|Our friend and elephant behavioral advisor, Dr. Joshua Plotnik -- Faculty of Department of Psychology of Hunter College, New York and President and Executive Director of Think Elephants International -- recently published the results of his studies to demonstrate that elephants have the ability to count. Incidentally, Josh, as an elephant psychologist and his wife, Sherry, represent the complete elephant wellness couple in that Sherry is an elephant veterinarian featured in an elephant inoculation in the film, POLO, For The Love of Elephants referenced below. Josh is shown here in one of his countless elephant encounters.
Dr. Plotnik has a particular interest in Asian elephants to identify the sensory modalities most relevant to an animal's physical and social decision-making processes. He has a strong interest in the applications of behavior and cognition research to conservation in practice. Josh works in Asia to use the study of elephant behavior as a tool for mitigating human/elephant conflict which is where we all connected many years ago.
CBC/Radio-Canada published a summary of Josh's most recent study findings in an article entitled The Elephant's Mathematical Trunk Can Smell Numbers. Elephants apparently have the ability to do something no other animal can do and that is to determine whether buckets containing different amounts of desirable foods contain more or less. Dr. Plotnik says "Elephants are capable of doing something that a lot of other species are able to do using their eyes. Therefore, one can appreciate the intelligence of elephants that they rely on a different primary sense than vision to perceive the world and make decisions."
This author's experience has been when reacquainting with an elephant from the past, the elephant checks you out with their sense of smell - maybe all humans just look alike. Several years ago, a number of us were greeting an elephant in Baan Ta Klang, Surin, Thailand that had a familiar name. It turns out two of us knew the elephant as a young calf but had not seen since it became an adult. We may have imagined it, but it seemed that the elephant evidenced a recognition of the two of us relative to the others following the sniff test. Josh would have a good laugh at the sparsity of any scientific support for our conclusion.
Josh conducted his scientific experiments with six Asian elephants in the Golden Triangle Asian Elephant Foundation (GTAEF) in Thailand. The CBC article did not specify the name of the reserve but one of the elephants was named Lanna whom we know. Moreover, we cannot imagine Josh would have conducted experiments anywhere else in Thailand as Sherry was their veterinarian and our good friend, John Roberts, is the Director of the GTAEF and our elephant spiritual leader. To test their ability to distinguish quantities, Josh and his colleagues put different numbers of sunflower seeds, one of their favorite snacks, in buckets. The buckets were capped with perforated lids so the elephants could not see the contents but could smell them.
Following numerous tests with different ratios of seeds, the results were the elephants were consistently accurate in picking the bucket with the greatest number. They were less consistent with differences on the order of 20 per cent but bulls are frequently able to tell the smaller quantity difference.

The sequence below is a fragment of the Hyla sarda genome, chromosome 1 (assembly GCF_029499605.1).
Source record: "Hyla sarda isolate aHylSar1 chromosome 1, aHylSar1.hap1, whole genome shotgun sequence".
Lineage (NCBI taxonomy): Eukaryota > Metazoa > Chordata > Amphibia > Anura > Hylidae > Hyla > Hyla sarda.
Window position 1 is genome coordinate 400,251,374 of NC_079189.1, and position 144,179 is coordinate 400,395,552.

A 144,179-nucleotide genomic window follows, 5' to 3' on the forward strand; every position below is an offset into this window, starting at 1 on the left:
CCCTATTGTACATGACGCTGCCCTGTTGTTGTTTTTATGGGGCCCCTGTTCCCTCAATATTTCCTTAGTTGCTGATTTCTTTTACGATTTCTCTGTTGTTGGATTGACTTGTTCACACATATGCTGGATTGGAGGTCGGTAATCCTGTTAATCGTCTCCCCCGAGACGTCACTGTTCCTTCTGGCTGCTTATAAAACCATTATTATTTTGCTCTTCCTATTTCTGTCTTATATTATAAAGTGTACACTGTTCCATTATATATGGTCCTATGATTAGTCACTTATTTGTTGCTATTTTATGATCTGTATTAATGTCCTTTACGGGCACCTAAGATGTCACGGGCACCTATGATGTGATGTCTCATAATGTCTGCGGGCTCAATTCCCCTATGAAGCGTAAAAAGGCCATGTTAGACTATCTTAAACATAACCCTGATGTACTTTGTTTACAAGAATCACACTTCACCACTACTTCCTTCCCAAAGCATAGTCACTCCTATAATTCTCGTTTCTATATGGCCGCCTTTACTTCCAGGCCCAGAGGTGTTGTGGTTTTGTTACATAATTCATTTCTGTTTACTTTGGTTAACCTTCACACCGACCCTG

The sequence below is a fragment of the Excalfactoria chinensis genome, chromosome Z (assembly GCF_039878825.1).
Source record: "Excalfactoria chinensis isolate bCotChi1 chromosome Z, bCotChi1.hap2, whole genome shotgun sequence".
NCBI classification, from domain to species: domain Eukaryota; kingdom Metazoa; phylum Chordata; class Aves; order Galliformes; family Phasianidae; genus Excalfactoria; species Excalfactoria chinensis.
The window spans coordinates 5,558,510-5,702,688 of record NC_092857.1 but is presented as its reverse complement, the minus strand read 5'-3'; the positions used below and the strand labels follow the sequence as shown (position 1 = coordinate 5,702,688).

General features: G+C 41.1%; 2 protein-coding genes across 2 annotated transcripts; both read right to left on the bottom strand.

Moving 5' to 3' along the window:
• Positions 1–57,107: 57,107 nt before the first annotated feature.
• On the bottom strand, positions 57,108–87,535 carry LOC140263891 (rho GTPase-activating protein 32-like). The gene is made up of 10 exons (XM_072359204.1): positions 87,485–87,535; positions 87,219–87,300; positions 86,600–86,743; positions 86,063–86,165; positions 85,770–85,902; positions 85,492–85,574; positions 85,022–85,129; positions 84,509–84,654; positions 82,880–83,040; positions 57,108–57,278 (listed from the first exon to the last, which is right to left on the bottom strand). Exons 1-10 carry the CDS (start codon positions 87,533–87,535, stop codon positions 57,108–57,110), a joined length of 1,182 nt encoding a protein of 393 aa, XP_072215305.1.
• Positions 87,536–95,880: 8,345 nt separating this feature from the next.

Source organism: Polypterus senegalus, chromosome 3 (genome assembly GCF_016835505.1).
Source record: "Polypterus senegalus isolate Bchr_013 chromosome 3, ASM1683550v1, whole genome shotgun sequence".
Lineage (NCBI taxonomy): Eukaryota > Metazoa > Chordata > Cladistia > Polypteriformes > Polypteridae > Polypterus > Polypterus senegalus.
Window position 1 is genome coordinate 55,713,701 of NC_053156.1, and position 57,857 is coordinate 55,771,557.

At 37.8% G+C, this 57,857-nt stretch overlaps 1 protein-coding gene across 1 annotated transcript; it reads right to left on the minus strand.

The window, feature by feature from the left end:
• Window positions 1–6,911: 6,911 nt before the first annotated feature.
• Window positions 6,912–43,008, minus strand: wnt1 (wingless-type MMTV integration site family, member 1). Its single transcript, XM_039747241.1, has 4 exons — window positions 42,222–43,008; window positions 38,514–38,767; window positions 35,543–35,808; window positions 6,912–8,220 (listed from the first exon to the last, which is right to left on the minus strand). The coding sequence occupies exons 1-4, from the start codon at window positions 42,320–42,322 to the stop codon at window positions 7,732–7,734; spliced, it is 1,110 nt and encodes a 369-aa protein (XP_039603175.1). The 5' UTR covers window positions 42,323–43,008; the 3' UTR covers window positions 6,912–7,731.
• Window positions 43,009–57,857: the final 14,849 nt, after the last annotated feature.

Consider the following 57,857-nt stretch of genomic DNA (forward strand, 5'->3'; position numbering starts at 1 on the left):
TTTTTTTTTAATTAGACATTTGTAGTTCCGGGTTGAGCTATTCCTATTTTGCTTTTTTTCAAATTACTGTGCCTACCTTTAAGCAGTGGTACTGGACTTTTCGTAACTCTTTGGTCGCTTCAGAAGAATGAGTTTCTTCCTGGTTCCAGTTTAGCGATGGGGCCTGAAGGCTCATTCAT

The elephant's sense of smell is crucial to their survival in helping them navigate their environment to locate better quality food. Interestingly, when riding an elephant through a jungle path, they will find a particular tree or plant they find appealing and will demolish it before moving on. Therefore, they determine migratory paths, food selections and potential predators based upon their sense of smell.
Recognizing the power of their olfactory sense may be the critical factor in minimizing or even eliminating elephant/human conflict situations such as fences and firecrackers as they are not the answer. High quality food could be provided where they live or unpleasant smells could possibly mask highly desirable crops. Understanding the perspective of the elephants provides the best answer to their conservation -- not only "Think Elephants" but maybe think like them.
The title to this note was facetious as elephants have no taste for Black Ivory Coffee despite the fact that it may be the best cup of coffee around. Therefore, they would have no interest in counting the inventory. However, they do like coffee cherries mixed with their favorite foods to be processed through their digestive tracts in order to extract the protein which causes coffee to be bitter. This enterprise is conducted in the village of Baan Ta Klang, Surin, Thailand which is home to the largest concentration of Asian elephants in the world and supported by The Elephant Story. The coffee cherries are processed through the elephants in the village providing a source of income to the elephant owners. Moreover, as shown below, village school girls attend to the secondary processing and drying of the coffee cherries which provides individual earnings to them.
After all of these years, it is amazing all of these strange people, including the author, have come together with a common cause of elephant conservation and a view to improving the lives of the elephant owners which strengthens their ability to care for their elephants. There is very little wild elephant habitat remaining for Asian elephants so the closest thing to a natural habitat for them in the future will be reserves like the GTAEF and villages such as Baan Ta Klang with support from outside interests.
|Interview with Khun Maw Sherry, Elephant Veterinarian